“We like the DL300-5 wheel loaders because they fall in the middle of the heavy equipment spectrum,” Bill says. “They’re very mobile and not overly big for the work that they’re doing. We’ll run the wheel loaders up to approximately 2,400 hours a year.”

Working alongside the wheel loaders in the intake area is a Doosan DX300MH-5 material handler. It’s paired with a grapple to lift and sort wood waste, and it also loads it in the Doosan ADT. A hydraulic rising cab allows the operator to get a better view of the material, which is helpful when loading the ADT.

Partnership with Synergy

When Bill needed heavy equipment, he searched for a local Doosan dealer. At the time, Doosan did not have a presence in his area, but that’s changed. A Synergy Equipment location 30 miles from BS Ranch and Farm now provides Doosan machines, parts and service.

Half a dozen Doosan machines are hard at work at BS Ranch and Farm. A big part of the successful relationship between the facility and Doosan is Synergy Equipment’s ability to pair the right attachments with Bill’s machines.

“Since we’ve been working with them for the last two years, Synergy has been able to provide well-balanced attachments for us,” Bill says.

Parts support is another reason why Bill has been pleased with Doosan and Synergy. Synergy employees deliver parts or have them shipped directly to the facility.

“If I need parts, I can usually have them within 24 hours,” Bill says. “It’s been a one-stop call. On other equipment brands, I’ve had some of the machines down for up to months at a time due to a lack of parts supply and availability. Synergy has been very responsive.”

What’s next?

Based on the success of BS Ranch and Farm and the growing need to recycle organic material, Bill has big plans for the future of his company.

“We have plans to expand,” he says. “Our facility here is a large-scale prototype. We plan to put up a farm similar to this in the Fort Myers and Naples area to service that part of the state.”

Bird’s-eye view

Perched atop a pile of decaying material is a Doosan DX300LC-5 excavator with a super-long-reach configuration. It’s paired with a grapple attachment and uses its extended reach to work the pile.

“The operator uses the DX300LC-5 to work the toe of the slopes on the different tiers of the pile to move the logs back into the center of the pile,” Bill says. “The super-long-reach configuration works well for the size of the piles in the area and the reach. Part of what we do is actually harvesting in a liquid state. And that machine is primarily for that harvesting process.”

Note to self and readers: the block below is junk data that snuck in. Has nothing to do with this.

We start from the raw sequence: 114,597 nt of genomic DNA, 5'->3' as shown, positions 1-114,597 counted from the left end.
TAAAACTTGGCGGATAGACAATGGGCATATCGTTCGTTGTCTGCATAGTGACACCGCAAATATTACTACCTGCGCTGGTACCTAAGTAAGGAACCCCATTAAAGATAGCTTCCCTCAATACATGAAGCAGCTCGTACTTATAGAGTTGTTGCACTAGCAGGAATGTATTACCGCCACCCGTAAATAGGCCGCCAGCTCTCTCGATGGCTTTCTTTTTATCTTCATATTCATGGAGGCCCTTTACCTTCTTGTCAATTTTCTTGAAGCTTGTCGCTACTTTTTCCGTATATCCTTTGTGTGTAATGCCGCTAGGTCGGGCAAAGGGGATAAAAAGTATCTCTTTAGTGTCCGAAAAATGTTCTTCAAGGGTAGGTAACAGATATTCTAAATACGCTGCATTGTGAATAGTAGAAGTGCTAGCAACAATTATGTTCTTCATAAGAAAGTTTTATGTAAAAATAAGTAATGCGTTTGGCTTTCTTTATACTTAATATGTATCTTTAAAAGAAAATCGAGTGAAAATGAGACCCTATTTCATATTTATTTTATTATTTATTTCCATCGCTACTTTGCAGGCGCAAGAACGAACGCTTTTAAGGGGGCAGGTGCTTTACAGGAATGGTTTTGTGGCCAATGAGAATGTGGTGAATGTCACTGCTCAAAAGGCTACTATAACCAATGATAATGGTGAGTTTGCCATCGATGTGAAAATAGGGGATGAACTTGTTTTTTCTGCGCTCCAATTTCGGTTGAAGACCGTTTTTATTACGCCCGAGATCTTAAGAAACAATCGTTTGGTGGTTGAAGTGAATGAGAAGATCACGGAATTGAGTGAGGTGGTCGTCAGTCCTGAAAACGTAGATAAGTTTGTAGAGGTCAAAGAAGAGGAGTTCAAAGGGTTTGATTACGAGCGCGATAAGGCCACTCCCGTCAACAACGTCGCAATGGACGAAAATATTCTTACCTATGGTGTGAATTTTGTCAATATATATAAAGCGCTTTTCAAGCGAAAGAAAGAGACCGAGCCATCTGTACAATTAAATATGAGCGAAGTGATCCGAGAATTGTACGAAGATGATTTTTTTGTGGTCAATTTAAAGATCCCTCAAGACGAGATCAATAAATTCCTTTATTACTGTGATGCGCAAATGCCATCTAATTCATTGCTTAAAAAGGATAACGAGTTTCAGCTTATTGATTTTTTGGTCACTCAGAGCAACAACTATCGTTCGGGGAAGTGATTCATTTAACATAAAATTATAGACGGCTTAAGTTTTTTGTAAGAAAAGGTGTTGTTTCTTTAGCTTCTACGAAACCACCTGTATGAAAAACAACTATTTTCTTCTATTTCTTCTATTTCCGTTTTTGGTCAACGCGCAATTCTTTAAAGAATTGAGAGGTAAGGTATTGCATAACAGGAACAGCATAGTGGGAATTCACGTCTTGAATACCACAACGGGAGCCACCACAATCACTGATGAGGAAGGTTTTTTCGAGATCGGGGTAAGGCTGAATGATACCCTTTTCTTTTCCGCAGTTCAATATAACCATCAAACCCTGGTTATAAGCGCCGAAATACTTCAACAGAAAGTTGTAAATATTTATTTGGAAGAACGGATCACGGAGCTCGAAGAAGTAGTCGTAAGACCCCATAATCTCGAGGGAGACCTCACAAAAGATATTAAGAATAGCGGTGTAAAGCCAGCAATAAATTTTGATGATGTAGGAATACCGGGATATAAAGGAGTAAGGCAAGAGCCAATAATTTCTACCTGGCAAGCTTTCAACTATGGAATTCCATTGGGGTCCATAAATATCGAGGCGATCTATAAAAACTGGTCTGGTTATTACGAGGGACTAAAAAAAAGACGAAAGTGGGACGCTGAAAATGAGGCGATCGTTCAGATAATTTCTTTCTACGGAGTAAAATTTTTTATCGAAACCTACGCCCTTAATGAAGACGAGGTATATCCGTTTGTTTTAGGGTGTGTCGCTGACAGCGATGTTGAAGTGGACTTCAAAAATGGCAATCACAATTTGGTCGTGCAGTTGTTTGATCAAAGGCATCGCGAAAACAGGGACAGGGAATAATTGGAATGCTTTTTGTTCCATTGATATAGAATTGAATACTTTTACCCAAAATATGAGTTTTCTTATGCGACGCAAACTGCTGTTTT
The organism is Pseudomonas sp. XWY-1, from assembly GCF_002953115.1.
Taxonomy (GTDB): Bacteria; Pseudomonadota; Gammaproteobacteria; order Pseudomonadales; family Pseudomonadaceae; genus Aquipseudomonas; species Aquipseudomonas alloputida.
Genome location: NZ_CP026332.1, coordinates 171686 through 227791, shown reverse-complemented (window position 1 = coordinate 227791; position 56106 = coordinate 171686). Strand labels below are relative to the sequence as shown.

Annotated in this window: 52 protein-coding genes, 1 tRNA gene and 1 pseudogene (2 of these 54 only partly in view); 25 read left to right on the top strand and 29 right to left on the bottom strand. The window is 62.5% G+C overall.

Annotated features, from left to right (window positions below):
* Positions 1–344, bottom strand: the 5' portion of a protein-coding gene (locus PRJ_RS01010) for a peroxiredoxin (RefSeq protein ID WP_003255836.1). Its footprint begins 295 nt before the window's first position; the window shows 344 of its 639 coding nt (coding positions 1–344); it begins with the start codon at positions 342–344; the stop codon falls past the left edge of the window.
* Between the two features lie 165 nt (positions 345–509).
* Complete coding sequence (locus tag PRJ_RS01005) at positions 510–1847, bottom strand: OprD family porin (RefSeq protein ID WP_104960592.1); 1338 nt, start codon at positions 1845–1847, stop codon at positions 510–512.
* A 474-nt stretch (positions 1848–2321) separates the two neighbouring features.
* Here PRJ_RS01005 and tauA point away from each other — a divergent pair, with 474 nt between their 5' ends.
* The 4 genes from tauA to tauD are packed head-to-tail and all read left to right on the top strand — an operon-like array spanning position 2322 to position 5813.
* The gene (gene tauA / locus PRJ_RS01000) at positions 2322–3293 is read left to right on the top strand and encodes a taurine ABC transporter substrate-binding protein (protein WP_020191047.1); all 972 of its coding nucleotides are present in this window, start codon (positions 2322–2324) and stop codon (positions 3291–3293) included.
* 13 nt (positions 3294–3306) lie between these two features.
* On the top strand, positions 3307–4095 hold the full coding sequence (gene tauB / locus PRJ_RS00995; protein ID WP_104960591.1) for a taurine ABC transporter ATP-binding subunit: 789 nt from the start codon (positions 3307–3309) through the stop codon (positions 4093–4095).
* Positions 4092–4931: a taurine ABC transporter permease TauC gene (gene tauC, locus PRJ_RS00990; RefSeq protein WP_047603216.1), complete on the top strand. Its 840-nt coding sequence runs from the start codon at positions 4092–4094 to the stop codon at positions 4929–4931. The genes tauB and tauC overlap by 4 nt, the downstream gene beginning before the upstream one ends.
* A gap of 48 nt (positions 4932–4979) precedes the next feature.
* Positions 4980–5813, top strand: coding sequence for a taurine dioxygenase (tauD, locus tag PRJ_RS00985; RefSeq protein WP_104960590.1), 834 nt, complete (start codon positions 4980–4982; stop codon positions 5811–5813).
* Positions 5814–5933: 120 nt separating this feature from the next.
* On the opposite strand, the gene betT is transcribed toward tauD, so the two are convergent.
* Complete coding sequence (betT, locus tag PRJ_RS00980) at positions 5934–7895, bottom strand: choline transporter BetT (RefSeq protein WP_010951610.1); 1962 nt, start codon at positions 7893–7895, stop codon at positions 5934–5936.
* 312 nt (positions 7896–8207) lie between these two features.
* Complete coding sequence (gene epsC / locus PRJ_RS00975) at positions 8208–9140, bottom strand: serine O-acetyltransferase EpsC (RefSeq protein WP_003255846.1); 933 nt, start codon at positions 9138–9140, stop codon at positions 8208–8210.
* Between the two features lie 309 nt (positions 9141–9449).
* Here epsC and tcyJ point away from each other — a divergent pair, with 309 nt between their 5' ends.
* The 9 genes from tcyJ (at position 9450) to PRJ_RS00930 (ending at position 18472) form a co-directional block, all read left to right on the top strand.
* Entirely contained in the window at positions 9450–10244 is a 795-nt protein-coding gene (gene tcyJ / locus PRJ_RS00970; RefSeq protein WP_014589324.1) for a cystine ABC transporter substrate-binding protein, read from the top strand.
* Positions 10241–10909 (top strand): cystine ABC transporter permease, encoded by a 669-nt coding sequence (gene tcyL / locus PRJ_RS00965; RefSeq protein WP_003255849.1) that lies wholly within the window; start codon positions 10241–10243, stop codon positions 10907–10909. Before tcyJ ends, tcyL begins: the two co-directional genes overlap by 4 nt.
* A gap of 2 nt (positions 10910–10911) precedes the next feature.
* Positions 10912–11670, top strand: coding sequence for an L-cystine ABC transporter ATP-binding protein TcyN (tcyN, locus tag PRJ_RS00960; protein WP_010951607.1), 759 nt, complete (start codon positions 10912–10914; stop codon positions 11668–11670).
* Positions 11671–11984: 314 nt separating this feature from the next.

Bill’s newest addition to the facility is the Doosan ADT.

“So far, the ADT has done very, very well in its handling capacity,” he says. “If it didn’t, it wouldn't still be out here. Our downtime has been none. It’s comfortable for the operator. So we are actually in discussions to acquire several more of those trucks here in a short period of time.

“Our environment is a little bit different than a lot of other places because we’re working with organic material. We have to be concerned about the dust buildup and collection on the machines. So we clean it out on a regular basis, but if the machine is too compressed and too confined in its engine and control compartments, then the material can build up and cause fires. We’ve had other trucks that we can’t use out here due to the fact that they actually catch fire very quickly. And so far, we’ve had no problems with Doosan in regard to that. It breathes very well. It's easy to clean and maintain.”

“We like the dl300-5 wheel loaders because they fall in the middle of the heavy equipment spectrum. They’re very mobile and not overly big for the work that they’re doing.”
Bill Stanton BS Ranch and Farm

‘Come a Long Way’

Bill got his first taste of Doosan equipment nearly 20 years ago. He was working in the marine construction industry.

The machines performed well then and still do today. “The biomechanics of the machines make them easier to operate,” he says. “The relationship of the operator to the machine itself has come a long way. Doosan has done a really, really good job with that.”

He’s also noted enhanced fuel efficiency with today’s Doosan equipment compared to earlier iterations.

“The fuel consumption is not as high as on other brands because the engines and transmissions regulate themselves,” he says. “So the operators really aren't able to overpower the machine. The operators run the excavators a lot in the eco mode because they don’t need all that power … our material is light.”

Watch a video to see BS Ranch and Farm and Bill’s Doosan equipment helping process the material:

Maintenance Made Easy

Maintenance is paramount to Bill Stanton and his employees. That’s why he purchased maintenance service contracts from Synergy Equipment for his Doosan® machines.

“It’s worked out very well for us,” Bill says. “It makes it easier for us to not have to deal with those fluids and services of that nature. It’s very convenient. And it is financially feasible.

Synergy services the drive trains, planetaries and hydraulic services at the 500-hour and 1,000-hour intervals. They send it all off for testing and can let us know the state and the health of the machine.”

Brandy and Bill Stanton, owners of BS Ranch and Farm.